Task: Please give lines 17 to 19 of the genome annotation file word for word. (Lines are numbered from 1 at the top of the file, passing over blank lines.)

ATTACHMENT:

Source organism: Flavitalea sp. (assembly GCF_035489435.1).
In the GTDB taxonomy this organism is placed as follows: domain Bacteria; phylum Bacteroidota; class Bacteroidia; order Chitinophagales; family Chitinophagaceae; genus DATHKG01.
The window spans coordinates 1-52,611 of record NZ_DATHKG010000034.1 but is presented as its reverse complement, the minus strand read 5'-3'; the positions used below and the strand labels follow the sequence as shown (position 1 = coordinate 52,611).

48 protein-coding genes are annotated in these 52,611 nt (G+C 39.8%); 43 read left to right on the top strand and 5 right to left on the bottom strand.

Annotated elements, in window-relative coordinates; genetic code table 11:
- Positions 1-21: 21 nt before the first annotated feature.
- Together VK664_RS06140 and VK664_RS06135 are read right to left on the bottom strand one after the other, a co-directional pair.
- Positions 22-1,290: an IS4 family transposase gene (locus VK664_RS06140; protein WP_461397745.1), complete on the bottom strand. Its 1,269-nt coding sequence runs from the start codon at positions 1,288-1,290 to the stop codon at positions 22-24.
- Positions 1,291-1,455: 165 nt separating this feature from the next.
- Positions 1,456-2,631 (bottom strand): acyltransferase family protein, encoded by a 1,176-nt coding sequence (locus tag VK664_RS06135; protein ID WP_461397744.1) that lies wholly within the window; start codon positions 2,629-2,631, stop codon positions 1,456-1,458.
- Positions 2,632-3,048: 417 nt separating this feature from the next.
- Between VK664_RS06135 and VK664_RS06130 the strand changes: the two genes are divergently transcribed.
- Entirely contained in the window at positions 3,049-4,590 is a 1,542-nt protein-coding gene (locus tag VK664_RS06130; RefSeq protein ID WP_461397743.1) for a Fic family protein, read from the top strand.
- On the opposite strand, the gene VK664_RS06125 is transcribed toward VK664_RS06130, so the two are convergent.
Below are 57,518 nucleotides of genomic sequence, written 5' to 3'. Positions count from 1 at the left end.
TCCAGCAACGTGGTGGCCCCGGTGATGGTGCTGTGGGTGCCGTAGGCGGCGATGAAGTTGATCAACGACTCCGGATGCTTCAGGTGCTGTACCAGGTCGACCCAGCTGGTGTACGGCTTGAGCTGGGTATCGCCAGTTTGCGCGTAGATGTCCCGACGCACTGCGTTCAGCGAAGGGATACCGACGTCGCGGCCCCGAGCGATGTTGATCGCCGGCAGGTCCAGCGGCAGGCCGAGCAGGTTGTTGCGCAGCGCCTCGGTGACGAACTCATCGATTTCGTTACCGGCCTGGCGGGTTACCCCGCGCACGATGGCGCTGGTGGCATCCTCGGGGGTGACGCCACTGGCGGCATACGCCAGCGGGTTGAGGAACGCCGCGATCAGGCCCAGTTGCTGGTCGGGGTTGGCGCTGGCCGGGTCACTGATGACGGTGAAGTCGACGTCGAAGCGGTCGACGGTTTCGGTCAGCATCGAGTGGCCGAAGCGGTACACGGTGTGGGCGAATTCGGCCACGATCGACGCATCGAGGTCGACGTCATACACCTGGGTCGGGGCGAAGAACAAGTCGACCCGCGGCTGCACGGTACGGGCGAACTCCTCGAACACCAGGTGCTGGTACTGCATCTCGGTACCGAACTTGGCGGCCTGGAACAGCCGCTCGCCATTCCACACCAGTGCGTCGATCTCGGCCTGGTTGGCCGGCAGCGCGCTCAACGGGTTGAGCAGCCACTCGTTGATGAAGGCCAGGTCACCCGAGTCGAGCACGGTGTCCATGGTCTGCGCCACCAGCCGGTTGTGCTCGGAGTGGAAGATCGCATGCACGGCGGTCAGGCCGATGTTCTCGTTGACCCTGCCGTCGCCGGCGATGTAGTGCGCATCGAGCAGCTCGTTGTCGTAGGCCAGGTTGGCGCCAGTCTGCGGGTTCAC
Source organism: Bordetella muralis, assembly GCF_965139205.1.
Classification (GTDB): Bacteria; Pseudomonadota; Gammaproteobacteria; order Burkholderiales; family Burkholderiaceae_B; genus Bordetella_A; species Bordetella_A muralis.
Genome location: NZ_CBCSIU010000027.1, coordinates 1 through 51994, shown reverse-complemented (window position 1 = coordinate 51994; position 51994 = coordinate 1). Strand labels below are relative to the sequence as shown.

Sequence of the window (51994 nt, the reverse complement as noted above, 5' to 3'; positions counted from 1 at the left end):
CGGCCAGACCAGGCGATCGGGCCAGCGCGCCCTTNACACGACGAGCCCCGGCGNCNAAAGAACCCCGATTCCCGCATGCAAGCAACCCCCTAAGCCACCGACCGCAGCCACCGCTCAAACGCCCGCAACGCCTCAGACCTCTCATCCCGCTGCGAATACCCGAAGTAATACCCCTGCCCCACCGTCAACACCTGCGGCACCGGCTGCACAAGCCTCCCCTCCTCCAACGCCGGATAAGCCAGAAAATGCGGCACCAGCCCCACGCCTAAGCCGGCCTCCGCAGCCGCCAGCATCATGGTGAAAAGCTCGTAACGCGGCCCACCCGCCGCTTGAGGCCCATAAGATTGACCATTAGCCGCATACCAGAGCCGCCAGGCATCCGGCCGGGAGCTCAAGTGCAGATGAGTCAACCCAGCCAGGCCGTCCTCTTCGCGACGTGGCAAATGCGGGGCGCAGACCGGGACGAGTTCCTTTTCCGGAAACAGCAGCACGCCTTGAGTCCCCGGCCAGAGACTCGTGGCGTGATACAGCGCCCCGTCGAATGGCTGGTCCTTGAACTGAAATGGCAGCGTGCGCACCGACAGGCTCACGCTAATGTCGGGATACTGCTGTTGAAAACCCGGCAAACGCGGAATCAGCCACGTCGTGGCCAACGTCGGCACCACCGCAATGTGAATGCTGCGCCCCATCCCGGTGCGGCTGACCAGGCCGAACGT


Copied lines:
Source organism: Bordetella muralis, assembly GCF_965139205.1.
Classification (GTDB): Bacteria; Pseudomonadota; Gammaproteobacteria; order Burkholderiales; family Burkholderiaceae_B; genus Bordetella_A; species Bordetella_A muralis.
Genome location: NZ_CBCSIU010000027.1, coordinates 1 through 51994, shown reverse-complemented (window position 1 = coordinate 51994; position 51994 = coordinate 1). Strand labels below are relative to the sequence as shown.